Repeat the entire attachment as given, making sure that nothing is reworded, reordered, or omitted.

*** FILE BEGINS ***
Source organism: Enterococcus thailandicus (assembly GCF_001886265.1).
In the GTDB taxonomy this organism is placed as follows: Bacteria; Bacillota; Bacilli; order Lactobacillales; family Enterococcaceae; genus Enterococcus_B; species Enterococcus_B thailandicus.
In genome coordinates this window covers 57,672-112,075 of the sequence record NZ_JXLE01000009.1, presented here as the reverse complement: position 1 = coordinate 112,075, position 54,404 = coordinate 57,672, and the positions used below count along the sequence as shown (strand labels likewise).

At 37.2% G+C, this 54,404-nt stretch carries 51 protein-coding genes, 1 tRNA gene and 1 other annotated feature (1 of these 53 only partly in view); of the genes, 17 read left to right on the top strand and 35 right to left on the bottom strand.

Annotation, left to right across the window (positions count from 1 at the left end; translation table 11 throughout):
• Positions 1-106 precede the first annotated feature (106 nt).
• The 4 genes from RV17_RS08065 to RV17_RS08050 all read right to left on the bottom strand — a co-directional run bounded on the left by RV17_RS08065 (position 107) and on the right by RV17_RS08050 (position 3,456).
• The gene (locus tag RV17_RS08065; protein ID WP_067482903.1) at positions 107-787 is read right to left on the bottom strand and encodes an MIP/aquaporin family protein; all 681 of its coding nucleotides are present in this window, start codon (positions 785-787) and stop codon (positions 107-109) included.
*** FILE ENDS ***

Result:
Source organism: Enterococcus thailandicus (assembly GCF_001886265.1).
In the GTDB taxonomy this organism is placed as follows: Bacteria; Bacillota; Bacilli; order Lactobacillales; family Enterococcaceae; genus Enterococcus_B; species Enterococcus_B thailandicus.
In genome coordinates this window covers 57,672-112,075 of the sequence record NZ_JXLE01000009.1, presented here as the reverse complement: position 1 = coordinate 112,075, position 54,404 = coordinate 57,672, and the positions used below count along the sequence as shown (strand labels likewise).

At 37.2% G+C, this 54,404-nt stretch carries 51 protein-coding genes, 1 tRNA gene and 1 other annotated feature (1 of these 53 only partly in view); of the genes, 17 read left to right on the top strand and 35 right to left on the bottom strand.

Annotation, left to right across the window (positions count from 1 at the left end; translation table 11 throughout):
• Positions 1-106 precede the first annotated feature (106 nt).
• The 4 genes from RV17_RS08065 to RV17_RS08050 all read right to left on the bottom strand — a co-directional run bounded on the left by RV17_RS08065 (position 107) and on the right by RV17_RS08050 (position 3,456).
• The gene (locus tag RV17_RS08065; protein ID WP_067482903.1) at positions 107-787 is read right to left on the bottom strand and encodes an MIP/aquaporin family protein; all 681 of its coding nucleotides are present in this window, start codon (positions 785-787) and stop codon (positions 107-109) included.